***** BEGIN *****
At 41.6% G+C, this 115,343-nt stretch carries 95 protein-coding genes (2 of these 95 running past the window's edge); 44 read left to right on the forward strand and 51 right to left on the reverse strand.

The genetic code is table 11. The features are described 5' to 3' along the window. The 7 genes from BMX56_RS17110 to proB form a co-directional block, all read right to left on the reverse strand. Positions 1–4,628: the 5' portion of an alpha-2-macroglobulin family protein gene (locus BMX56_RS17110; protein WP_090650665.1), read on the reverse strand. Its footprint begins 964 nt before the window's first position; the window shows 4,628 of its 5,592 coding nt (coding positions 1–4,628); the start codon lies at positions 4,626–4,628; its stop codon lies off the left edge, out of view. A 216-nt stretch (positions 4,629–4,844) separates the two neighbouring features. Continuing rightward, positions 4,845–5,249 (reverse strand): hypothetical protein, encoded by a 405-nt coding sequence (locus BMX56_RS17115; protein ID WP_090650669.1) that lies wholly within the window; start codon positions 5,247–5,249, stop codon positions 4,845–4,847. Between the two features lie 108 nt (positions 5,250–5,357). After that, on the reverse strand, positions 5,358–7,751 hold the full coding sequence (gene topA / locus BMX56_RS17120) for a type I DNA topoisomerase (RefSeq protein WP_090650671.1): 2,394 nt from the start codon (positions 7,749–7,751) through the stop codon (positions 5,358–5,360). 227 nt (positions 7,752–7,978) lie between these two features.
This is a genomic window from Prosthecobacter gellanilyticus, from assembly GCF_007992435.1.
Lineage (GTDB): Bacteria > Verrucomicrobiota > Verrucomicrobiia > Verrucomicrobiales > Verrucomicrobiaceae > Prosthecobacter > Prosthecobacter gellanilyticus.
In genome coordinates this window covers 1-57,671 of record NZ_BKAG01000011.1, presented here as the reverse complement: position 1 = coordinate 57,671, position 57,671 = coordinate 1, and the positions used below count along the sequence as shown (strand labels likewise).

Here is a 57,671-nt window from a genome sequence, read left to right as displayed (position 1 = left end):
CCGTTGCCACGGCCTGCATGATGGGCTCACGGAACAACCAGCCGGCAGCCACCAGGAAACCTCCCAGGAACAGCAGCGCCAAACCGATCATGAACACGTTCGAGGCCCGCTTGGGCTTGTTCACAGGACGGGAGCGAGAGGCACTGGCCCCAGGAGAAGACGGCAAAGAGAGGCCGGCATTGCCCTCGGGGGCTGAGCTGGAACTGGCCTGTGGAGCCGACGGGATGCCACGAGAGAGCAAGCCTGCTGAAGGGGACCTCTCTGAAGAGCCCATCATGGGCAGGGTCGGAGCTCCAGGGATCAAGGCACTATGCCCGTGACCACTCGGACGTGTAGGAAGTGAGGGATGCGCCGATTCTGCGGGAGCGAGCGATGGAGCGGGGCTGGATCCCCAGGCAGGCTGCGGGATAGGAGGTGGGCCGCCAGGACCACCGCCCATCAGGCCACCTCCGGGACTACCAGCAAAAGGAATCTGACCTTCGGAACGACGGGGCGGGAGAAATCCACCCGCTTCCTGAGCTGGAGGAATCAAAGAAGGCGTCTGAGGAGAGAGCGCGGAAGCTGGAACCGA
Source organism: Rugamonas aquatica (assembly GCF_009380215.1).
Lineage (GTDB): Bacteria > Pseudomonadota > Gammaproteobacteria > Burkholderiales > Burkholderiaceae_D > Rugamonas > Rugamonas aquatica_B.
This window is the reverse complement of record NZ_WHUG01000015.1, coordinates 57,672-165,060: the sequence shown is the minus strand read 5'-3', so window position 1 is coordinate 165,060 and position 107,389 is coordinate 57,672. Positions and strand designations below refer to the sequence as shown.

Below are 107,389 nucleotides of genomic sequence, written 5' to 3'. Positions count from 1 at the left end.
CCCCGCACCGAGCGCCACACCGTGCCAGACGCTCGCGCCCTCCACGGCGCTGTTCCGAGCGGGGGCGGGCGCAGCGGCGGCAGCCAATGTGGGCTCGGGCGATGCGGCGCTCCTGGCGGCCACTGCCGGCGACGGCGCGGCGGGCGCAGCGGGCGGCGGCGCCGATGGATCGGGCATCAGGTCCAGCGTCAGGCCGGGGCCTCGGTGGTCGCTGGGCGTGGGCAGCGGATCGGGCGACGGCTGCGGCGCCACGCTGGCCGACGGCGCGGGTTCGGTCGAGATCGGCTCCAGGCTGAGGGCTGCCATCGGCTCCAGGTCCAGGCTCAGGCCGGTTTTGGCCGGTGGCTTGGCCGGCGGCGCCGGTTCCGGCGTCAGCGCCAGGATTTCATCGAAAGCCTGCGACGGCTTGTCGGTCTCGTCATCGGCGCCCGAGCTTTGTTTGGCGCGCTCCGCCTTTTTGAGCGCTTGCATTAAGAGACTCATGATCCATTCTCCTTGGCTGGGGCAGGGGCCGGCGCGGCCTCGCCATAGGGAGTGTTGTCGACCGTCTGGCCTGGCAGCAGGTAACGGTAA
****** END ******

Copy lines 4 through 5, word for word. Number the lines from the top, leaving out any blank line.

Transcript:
Lineage (GTDB): Bacteria > Verrucomicrobiota > Verrucomicrobiia > Verrucomicrobiales > Verrucomicrobiaceae > Prosthecobacter > Prosthecobacter gellanilyticus.
In genome coordinates this window covers 1-57,671 of record NZ_BKAG01000011.1, presented here as the reverse complement: position 1 = coordinate 57,671, position 57,671 = coordinate 1, and the positions used below count along the sequence as shown (strand labels likewise).